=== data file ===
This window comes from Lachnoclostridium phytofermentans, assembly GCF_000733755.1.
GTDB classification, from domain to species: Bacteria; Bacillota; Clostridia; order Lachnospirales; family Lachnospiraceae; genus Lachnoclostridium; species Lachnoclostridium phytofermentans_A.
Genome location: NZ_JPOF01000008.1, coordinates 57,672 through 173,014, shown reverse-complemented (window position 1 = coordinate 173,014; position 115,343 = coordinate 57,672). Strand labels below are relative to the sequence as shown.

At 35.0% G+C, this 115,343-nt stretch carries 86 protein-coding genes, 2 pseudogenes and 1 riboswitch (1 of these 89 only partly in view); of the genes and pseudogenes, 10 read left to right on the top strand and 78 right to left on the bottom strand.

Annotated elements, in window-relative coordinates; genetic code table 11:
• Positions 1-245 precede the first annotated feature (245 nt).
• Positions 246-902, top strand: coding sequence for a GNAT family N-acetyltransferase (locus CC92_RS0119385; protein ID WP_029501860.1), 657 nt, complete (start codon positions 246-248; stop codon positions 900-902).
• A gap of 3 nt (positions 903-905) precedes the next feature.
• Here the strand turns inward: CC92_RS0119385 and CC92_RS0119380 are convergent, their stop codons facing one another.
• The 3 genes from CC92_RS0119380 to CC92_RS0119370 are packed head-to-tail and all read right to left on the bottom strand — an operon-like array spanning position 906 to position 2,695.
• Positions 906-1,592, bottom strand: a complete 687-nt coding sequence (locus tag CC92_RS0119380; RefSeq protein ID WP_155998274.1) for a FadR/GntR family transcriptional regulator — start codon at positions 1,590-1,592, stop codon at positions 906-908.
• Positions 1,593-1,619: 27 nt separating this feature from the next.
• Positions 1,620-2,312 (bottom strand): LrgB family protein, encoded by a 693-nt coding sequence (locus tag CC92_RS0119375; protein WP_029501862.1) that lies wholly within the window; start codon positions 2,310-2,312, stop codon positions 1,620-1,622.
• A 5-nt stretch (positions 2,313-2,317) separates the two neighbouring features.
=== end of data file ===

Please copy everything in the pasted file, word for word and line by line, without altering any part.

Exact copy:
This window comes from Lachnoclostridium phytofermentans, assembly GCF_000733755.1.
GTDB classification, from domain to species: Bacteria; Bacillota; Clostridia; order Lachnospirales; family Lachnospiraceae; genus Lachnoclostridium; species Lachnoclostridium phytofermentans_A.
Genome location: NZ_JPOF01000008.1, coordinates 57,672 through 173,014, shown reverse-complemented (window position 1 = coordinate 173,014; position 115,343 = coordinate 57,672). Strand labels below are relative to the sequence as shown.

At 35.0% G+C, this 115,343-nt stretch carries 86 protein-coding genes, 2 pseudogenes and 1 riboswitch (1 of these 89 only partly in view); of the genes and pseudogenes, 10 read left to right on the top strand and 78 right to left on the bottom strand.

Annotated elements, in window-relative coordinates; genetic code table 11:
• Positions 1-245 precede the first annotated feature (245 nt).
• Positions 246-902, top strand: coding sequence for a GNAT family N-acetyltransferase (locus CC92_RS0119385; protein ID WP_029501860.1), 657 nt, complete (start codon positions 246-248; stop codon positions 900-902).
• A gap of 3 nt (positions 903-905) precedes the next feature.
• Here the strand turns inward: CC92_RS0119385 and CC92_RS0119380 are convergent, their stop codons facing one another.
• The 3 genes from CC92_RS0119380 to CC92_RS0119370 are packed head-to-tail and all read right to left on the bottom strand — an operon-like array spanning position 906 to position 2,695.
• Positions 906-1,592, bottom strand: a complete 687-nt coding sequence (locus tag CC92_RS0119380; RefSeq protein ID WP_155998274.1) for a FadR/GntR family transcriptional regulator — start codon at positions 1,590-1,592, stop codon at positions 906-908.
• Positions 1,593-1,619: 27 nt separating this feature from the next.
• Positions 1,620-2,312 (bottom strand): LrgB family protein, encoded by a 693-nt coding sequence (locus tag CC92_RS0119375; protein WP_029501862.1) that lies wholly within the window; start codon positions 2,310-2,312, stop codon positions 1,620-1,622.
• A 5-nt stretch (positions 2,313-2,317) separates the two neighbouring features.